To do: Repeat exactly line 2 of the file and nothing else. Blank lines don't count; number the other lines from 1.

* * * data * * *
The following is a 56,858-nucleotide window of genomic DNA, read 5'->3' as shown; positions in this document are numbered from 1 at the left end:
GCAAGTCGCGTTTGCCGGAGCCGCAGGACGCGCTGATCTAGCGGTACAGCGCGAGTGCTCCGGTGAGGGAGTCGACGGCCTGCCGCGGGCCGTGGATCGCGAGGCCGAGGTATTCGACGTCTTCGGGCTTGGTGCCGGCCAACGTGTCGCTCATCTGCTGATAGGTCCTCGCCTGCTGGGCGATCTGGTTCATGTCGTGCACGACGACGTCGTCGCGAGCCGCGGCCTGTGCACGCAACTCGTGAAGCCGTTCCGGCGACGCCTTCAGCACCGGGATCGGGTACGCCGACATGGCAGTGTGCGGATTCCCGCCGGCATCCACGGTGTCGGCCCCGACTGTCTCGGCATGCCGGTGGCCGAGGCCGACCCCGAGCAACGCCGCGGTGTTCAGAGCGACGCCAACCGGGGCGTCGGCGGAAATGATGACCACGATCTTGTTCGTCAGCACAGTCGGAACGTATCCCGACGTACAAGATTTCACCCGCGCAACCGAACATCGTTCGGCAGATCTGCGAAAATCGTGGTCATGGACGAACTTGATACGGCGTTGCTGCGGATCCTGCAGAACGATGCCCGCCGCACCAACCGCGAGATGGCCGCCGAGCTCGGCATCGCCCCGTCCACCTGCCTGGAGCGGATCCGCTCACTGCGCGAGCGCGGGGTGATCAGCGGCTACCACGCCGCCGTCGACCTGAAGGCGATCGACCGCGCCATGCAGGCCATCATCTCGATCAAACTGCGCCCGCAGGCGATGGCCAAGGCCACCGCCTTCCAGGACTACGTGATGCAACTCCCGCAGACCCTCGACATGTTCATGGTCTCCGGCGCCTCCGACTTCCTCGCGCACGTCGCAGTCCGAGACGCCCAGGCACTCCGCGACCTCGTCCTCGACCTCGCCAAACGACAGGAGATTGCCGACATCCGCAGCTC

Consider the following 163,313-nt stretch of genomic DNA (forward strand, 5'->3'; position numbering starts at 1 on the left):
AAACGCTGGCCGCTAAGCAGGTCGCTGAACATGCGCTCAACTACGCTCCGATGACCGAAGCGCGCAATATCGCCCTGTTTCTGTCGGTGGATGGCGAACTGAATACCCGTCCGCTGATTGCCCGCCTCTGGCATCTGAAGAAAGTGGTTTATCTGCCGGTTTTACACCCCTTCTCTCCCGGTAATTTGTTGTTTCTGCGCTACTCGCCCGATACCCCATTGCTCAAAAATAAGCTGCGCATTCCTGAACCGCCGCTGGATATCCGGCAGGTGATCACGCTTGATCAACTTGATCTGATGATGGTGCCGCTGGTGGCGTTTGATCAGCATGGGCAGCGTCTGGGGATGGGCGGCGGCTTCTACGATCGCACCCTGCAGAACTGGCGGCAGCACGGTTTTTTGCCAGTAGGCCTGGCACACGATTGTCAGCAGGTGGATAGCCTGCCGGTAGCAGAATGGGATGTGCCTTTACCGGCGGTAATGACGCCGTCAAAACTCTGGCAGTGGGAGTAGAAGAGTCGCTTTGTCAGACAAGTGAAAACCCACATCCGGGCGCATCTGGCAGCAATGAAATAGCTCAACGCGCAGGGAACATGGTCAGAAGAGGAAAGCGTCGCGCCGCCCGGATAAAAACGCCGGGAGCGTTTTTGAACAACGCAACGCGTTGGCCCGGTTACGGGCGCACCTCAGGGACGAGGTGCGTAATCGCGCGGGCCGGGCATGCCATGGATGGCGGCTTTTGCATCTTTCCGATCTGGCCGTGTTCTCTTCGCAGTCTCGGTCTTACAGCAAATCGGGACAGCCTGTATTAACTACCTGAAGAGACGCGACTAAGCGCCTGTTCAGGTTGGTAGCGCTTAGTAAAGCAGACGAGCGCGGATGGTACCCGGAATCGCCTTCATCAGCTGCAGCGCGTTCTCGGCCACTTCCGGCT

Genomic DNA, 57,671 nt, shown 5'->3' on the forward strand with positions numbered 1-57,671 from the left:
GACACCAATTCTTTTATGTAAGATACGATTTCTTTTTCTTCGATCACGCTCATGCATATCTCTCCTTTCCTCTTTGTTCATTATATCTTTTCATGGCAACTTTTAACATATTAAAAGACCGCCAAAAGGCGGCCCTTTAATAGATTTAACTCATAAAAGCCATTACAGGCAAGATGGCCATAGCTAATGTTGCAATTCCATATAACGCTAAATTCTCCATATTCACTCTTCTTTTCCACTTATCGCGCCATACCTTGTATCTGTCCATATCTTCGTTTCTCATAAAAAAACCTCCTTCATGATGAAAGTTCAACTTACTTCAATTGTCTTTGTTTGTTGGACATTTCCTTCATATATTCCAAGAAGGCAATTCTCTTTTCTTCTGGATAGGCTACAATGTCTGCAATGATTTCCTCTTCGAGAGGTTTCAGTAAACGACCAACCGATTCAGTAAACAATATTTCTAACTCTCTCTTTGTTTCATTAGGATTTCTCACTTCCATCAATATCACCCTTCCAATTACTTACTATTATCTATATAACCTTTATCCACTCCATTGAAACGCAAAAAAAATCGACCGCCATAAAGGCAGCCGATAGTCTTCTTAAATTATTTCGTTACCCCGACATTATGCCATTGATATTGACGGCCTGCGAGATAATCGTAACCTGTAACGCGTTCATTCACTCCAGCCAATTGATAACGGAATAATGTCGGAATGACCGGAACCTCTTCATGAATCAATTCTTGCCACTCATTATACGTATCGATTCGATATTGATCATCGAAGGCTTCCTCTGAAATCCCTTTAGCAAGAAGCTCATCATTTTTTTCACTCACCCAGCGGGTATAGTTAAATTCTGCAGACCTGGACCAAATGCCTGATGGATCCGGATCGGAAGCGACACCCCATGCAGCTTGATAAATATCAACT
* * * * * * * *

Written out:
GCAAGTCGCGTTTGCCGGAGCCGCAGGACGCGCTGATCTAGCGGTACAGCGCGAGTGCTCCGGTGAGGGAGTCGACGGCCTGCCGCGGGCCGTGGATCGCGAGGCCGAGGTATTCGACGTCTTCGGGCTTGGTGCCGGCCAACGTGTCGCTCATCTGCTGATAGGTCCTCGCCTGCTGGGCGATCTGGTTCATGTCGTGCACGACGACGTCGTCGCGAGCCGCGGCCTGTGCACGCAACTCGTGAAGCCGTTCCGGCGACGCCTTCAGCACCGGGATCGGGTACGCCGACATGGCAGTGTGCGGATTCCCGCCGGCATCCACGGTGTCGGCCCCGACTGTCTCGGCATGCCGGTGGCCGAGGCCGACCCCGAGCAACGCCGCGGTGTTCAGAGCGACGCCAACCGGGGCGTCGGCGGAAATGATGACCACGATCTTGTTCGTCAGCACAGTCGGAACGTATCCCGACGTACAAGATTTCACCCGCGCAACCGAACATCGTTCGGCAGATCTGCGAAAATCGTGGTCATGGACGAACTTGATACGGCGTTGCTGCGGATCCTGCAGAACGATGCCCGCCGCACCAACCGCGAGATGGCCGCCGAGCTCGGCATCGCCCCGTCCACCTGCCTGGAGCGGATCCGCTCACTGCGCGAGCGCGGGGTGATCAGCGGCTACCACGCCGCCGTCGACCTGAAGGCGATCGACCGCGCCATGCAGGCCATCATCTCGATCAAACTGCGCCCGCAGGCGATGGCCAAGGCCACCGCCTTCCAGGACTACGTGATGCAACTCCCGCAGACCCTCGACATGTTCATGGTCTCCGGCGCCTCCGACTTCCTCGCGCACGTCGCAGTCCGAGACGCCCAGGCACTCCGCGACCTCGTCCTCGACCTCGCCAAACGACAGGAGATTGCCGACATCCGCAGCTC